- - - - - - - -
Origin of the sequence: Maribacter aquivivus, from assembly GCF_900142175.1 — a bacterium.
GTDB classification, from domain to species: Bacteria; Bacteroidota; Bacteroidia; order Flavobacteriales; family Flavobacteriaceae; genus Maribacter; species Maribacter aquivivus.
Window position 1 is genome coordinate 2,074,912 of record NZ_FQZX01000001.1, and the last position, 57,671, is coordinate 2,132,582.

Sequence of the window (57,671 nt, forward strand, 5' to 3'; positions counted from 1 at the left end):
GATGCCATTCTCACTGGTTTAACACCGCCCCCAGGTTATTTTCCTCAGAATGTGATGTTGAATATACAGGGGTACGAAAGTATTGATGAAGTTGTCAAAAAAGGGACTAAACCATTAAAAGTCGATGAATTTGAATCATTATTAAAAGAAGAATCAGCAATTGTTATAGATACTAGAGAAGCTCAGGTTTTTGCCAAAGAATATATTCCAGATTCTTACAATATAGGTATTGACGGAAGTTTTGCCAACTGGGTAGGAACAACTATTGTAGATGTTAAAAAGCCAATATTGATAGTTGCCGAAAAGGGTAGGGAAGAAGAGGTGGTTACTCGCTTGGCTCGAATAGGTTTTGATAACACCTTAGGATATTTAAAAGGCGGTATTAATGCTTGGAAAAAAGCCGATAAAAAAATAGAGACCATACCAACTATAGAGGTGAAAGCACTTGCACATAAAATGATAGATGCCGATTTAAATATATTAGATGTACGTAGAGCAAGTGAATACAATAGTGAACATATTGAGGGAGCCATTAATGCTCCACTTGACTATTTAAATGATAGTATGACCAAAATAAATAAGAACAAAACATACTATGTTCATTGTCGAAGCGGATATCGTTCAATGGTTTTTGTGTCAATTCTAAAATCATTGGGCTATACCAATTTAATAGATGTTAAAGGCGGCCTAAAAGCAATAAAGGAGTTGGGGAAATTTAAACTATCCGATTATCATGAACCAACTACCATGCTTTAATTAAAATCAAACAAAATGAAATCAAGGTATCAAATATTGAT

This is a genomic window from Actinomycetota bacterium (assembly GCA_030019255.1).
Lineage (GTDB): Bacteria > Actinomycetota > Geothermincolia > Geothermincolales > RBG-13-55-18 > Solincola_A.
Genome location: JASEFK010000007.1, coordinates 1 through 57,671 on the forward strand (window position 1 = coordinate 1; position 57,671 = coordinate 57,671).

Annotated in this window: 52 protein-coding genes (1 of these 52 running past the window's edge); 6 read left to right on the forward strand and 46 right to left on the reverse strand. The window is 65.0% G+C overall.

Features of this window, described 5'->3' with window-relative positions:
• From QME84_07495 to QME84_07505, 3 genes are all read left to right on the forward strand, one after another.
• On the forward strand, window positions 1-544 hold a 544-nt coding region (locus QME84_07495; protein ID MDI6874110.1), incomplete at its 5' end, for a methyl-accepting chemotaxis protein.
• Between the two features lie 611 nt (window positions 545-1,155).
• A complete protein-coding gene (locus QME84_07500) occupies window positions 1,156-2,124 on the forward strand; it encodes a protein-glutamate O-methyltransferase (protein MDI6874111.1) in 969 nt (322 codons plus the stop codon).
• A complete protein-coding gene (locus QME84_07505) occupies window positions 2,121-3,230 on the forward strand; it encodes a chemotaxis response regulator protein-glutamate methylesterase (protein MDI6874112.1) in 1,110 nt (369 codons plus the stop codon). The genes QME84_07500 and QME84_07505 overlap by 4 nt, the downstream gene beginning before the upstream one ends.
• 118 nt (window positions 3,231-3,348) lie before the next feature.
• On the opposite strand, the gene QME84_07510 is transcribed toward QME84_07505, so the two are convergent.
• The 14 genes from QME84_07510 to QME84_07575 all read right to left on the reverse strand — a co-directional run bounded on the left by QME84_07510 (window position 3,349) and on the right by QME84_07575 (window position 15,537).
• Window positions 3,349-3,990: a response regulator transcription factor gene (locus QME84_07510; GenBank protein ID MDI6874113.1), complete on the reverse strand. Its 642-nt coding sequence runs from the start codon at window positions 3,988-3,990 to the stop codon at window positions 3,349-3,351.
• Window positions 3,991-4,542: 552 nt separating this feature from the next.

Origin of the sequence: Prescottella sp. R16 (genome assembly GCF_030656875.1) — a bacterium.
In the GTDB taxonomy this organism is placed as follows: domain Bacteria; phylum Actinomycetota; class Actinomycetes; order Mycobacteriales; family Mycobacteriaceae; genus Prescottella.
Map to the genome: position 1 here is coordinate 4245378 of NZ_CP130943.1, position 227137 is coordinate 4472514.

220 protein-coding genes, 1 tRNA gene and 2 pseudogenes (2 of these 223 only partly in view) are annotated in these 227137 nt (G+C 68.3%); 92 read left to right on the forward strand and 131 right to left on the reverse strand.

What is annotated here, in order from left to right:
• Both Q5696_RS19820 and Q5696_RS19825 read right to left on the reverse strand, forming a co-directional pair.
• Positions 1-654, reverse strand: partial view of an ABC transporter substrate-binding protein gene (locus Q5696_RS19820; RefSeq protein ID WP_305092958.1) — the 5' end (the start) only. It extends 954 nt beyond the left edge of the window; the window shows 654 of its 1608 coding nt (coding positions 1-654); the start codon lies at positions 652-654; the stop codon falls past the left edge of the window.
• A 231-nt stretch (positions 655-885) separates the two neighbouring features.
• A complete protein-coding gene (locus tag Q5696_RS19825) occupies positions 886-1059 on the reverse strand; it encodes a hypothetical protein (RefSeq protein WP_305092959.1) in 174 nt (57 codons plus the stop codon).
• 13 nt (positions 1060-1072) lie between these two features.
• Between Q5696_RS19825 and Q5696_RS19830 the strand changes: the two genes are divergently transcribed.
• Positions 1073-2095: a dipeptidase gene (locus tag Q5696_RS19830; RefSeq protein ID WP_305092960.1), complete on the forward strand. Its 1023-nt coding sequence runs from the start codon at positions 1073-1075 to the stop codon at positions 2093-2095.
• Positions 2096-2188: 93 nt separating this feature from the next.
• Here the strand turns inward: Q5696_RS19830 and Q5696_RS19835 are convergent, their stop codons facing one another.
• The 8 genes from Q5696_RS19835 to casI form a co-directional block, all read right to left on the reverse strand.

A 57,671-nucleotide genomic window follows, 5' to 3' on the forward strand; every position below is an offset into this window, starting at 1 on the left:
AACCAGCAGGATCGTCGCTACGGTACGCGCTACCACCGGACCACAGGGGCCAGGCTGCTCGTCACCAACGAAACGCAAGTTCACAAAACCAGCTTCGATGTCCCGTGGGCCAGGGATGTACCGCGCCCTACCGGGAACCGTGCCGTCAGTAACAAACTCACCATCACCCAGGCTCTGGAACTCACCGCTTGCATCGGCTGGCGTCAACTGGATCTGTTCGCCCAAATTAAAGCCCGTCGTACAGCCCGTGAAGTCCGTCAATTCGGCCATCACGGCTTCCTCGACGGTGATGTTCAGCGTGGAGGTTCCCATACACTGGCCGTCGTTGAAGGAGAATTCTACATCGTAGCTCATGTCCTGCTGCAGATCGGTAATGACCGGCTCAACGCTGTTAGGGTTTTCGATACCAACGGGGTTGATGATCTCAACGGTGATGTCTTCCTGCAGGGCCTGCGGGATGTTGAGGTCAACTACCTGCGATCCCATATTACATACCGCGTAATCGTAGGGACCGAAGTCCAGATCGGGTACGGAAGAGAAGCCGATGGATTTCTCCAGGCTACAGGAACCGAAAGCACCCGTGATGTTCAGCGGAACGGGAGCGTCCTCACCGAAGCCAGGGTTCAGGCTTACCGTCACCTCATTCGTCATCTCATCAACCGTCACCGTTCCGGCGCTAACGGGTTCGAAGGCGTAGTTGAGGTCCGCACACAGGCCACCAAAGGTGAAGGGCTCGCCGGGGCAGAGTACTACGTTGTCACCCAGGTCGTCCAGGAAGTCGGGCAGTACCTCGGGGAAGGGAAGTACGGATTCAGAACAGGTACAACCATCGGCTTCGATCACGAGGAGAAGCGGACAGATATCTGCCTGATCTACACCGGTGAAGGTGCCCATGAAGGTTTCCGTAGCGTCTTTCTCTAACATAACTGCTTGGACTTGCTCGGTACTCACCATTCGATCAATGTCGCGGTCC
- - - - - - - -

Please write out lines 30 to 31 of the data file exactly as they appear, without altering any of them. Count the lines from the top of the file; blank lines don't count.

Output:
• 13 nt (positions 1060-1072) lie between these two features.
• Between Q5696_RS19825 and Q5696_RS19830 the strand changes: the two genes are divergently transcribed.